A politically divisive Eastern Shore wind energy project hit a new roadblock Thursday, as the Pentagon lodged a formal objection to it, saying the towering turbines would interfere with operations at Naval Air Station Patuxent River across the Chesapeake Bay.
Rep. Steny H. Hoyer, a Democratic House leader whose Southern Maryland district includes the naval air base, released a letter from the Department of Defense declaring the Great Bay Energy Center proposed in Somerset County “would constitute an unacceptable risk to the security of the United States.”
The letter, signed by Deputy Defense Secretary Robert O. Work, does not elaborate. But Hoyer said Pentagon officials had concluded the turbines pose “a significant threat” to the “world-class stealth radar system” used at the base.
Hoyer, the House minority whip, and his aide, John Bohanan, a Democratic state delegate who also represents the base community, have waged a dogged campaign in Washington and Annapolis to block the wind project. They and other base supporters fear the wind project could lead to cutbacks or even the closing of “Pax River,” which they say supports 22,500 jobs in the region, and where the Navy tests new aircraft.
The issue has pitted Southern Maryland politicians against their Shore counterparts, and military interests against environmentalists, many of whom back the development of such renewable energy projects. The $200 million, 25-turbine project would generate much-needed tax revenue and some employment for one of Maryland’s poorest counties, proponents point out.
With Hoyer and other members of Maryland’s congressional delegation lined up against the project, state lawmakers enacted a 15-month moratorium this year on industrial-sized turbines to protect the base. The delay was needed, base advocates said, to allow for completion of a Pentagon-sponsored study of whether anything could prevent turbines from interfering with radar.
But the wind project developers warned the moratorium could kill their project, as tax credits crucial to financing it are due to expire. Late last year, the developers pointed out, the Navy tentatively accepted the company’s offer to avoid any interference by turning off the turbines whenever the base wanted to operate its radar for stealth aircraft testing.
Gov. Martin O’Malley vetoed the moratorium, coming down on the side of promoting more renewable energy while saying the federal government already has a process to work the issue out. Hoyer and others appealed to the Pentagon, though, and Sen. Barbara A. Mikulski, a Maryland Democrat, moved to amend defense spending legislation to bar the Navy from agreeing to the project until the study by the Massachusetts Institute of Technology was completed next year.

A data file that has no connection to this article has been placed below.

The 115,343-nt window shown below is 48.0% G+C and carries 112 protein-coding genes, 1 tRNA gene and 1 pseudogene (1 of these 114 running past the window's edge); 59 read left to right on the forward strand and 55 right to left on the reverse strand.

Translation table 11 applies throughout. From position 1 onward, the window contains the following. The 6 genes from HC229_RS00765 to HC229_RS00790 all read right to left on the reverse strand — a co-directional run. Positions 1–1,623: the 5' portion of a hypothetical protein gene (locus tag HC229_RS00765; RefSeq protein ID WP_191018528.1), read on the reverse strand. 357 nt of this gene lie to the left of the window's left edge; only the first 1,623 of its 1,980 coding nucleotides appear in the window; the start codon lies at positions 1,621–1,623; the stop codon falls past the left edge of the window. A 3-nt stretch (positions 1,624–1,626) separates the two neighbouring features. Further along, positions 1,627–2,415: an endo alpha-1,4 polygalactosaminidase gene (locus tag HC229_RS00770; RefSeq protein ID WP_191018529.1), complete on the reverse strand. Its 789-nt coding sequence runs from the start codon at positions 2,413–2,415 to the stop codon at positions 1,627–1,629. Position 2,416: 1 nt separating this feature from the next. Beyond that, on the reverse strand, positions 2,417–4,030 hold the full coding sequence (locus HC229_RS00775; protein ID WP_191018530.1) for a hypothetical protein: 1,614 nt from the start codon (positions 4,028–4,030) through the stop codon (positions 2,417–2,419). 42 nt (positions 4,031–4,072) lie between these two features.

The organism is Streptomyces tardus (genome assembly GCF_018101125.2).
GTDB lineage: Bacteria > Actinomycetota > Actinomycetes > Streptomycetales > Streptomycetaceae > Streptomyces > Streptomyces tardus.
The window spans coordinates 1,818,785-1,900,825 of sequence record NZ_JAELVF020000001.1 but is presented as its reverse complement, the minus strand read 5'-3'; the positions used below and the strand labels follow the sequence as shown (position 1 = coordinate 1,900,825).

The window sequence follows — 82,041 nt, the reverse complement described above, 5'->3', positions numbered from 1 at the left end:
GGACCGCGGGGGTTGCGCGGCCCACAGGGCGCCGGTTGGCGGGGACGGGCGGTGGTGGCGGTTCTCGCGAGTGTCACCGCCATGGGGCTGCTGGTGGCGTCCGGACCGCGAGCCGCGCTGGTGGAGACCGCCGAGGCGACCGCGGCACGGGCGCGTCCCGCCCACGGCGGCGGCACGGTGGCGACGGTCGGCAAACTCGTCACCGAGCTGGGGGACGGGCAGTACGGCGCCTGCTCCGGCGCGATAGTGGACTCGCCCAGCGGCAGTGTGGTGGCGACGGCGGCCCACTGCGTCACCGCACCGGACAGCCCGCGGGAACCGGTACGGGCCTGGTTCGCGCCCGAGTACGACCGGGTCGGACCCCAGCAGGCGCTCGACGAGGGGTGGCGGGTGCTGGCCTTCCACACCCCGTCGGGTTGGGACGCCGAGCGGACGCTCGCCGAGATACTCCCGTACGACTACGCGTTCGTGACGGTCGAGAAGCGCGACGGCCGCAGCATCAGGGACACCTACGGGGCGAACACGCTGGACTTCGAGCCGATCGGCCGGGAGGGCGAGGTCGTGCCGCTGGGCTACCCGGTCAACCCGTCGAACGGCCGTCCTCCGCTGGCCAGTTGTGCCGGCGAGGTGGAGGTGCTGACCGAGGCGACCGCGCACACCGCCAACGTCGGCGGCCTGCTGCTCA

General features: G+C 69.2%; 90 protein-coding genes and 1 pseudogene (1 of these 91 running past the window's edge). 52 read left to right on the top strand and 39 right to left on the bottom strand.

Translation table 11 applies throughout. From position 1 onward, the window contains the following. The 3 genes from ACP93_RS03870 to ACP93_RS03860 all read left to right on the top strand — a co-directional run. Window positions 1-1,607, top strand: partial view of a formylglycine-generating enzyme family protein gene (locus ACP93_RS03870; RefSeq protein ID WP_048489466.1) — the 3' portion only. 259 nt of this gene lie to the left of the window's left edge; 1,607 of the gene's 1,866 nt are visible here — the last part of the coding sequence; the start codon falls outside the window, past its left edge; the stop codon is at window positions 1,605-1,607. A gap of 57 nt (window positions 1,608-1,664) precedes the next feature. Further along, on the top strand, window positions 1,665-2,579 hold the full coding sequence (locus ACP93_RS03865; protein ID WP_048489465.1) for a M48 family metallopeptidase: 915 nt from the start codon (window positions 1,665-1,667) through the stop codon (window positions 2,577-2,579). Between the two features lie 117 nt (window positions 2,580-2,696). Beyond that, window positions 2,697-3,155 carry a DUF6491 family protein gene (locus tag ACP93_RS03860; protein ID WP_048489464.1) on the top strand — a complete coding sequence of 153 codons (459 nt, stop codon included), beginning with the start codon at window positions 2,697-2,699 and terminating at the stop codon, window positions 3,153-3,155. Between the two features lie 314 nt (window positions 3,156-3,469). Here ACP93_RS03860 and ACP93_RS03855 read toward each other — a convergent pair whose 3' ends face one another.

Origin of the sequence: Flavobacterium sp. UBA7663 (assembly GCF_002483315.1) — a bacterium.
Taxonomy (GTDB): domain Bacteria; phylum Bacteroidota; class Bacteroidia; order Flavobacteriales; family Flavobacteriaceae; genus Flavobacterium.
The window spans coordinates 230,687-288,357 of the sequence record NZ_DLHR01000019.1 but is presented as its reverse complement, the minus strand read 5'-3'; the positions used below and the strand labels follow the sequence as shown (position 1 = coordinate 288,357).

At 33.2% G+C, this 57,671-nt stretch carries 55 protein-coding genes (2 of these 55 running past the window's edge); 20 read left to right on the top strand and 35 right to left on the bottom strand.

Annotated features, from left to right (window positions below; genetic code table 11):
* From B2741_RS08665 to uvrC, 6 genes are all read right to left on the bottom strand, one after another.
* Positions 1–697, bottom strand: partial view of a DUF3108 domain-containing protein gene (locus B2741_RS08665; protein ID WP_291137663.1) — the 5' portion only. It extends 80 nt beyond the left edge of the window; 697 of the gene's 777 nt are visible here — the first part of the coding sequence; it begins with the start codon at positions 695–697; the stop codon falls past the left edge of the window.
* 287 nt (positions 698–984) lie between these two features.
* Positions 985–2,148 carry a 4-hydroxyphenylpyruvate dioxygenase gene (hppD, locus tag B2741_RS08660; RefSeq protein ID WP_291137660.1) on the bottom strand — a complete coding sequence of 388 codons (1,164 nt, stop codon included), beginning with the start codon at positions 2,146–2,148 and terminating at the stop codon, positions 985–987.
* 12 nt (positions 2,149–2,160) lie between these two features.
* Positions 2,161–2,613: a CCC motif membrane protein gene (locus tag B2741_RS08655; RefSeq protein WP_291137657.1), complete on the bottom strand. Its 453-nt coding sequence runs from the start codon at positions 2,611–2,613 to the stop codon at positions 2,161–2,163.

In releasing the Defense Department letter Thursday, Hoyer issued a statement saying he also supports renewable energy but “until that taxpayer-funded study is complete, we must be vigilant in protecting Pax River’s mission.”
But Adam Cohen, vice president of Pioneer Green Energy, the Texas-based firm proposing the project, countered that the Pentagon has signed agrements to allow wind projects near other military bases. The deputy secretary’s brief letter characterizes the company’s offer to turn off its turbines as inadequate but doesn’t explain.
“As the Navy has never presented any data to contradict the agreement they originally approved,” Cohen said in a statement, “this action appears to be driven more by politics than an honest attempt to honor the landowners’ Constitutional rights and promote our nation’s goal of achieving energy independence through the development of more clean, renewable energy.”
The Navy isn’t the project’s only hurdle. The turbines also have sparked opposition from bird lovers over the likelihood that the spinning blades would kill some bald eagles. Project developers have been negotiating with federal wildlife officials over how to mitigate those effects.
Some local residents also have expressed fear of vibrations and possible drops in property values. Somerset’s planning commission considered restricting the height of turbines in the county, but this week recommended limits that would accommodate the project, accoring to Paul Harris, Pioneer Green’s manager for the Shore project.
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